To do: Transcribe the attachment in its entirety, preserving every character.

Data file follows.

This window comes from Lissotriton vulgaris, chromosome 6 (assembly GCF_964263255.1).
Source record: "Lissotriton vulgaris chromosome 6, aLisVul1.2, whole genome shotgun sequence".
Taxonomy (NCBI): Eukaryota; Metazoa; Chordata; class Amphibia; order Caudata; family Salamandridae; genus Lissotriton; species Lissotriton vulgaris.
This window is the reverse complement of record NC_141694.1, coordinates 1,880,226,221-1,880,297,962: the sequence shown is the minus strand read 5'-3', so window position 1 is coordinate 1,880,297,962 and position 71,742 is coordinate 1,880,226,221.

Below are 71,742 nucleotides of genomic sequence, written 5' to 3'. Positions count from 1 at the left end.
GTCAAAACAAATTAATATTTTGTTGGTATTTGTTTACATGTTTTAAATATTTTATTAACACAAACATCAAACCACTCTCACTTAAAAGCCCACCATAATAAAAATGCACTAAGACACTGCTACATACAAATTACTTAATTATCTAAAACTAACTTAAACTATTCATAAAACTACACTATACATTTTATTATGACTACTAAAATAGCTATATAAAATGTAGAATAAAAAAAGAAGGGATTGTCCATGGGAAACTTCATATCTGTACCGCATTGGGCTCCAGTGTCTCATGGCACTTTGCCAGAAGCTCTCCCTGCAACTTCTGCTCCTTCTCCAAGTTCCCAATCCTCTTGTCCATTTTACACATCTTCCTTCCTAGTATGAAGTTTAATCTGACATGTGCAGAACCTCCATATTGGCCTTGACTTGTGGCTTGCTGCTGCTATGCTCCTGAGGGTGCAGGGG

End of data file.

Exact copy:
This window comes from Lissotriton vulgaris, chromosome 6 (assembly GCF_964263255.1).
Source record: "Lissotriton vulgaris chromosome 6, aLisVul1.2, whole genome shotgun sequence".
Taxonomy (NCBI): Eukaryota; Metazoa; Chordata; class Amphibia; order Caudata; family Salamandridae; genus Lissotriton; species Lissotriton vulgaris.
This window is the reverse complement of record NC_141694.1, coordinates 1,880,226,221-1,880,297,962: the sequence shown is the minus strand read 5'-3', so window position 1 is coordinate 1,880,297,962 and position 71,742 is coordinate 1,880,226,221.

Below are 71,742 nucleotides of genomic sequence, written 5' to 3'. Positions count from 1 at the left end.
GTCAAAACAAATTAATATTTTGTTGGTATTTGTTTACATGTTTTAAATATTTTATTAACACAAACATCAAACCACTCTCACTTAAAAGCCCACCATAATAAAAATGCACTAAGACACTGCTACATACAAATTACTTAATTATCTAAAACTAACTTAAACTATTCATAAAACTACACTATACATTTTATTATGACTACTAAAATAGCTATATAAAATGTAGAATAAAAAAAGAAGGGATTGTCCATGGGAAACTTCATATCTGTACCGCATTGGGCTCCAGTGTCTCATGGCACTTTGCCAGAAGCTCTCCCTGCAACTTCTGCTCCTTCTCCAAGTTCCCAATCCTCTTGTCCATTTTACACATCTTCCTTCCTAGTATGAAGTTTAATCTGACATGTGCAGAACCTCCATATTGGCCTTGACTTGTGGCTTGCTGCTGCTATGCTCCTGAGGGTGCAGGGG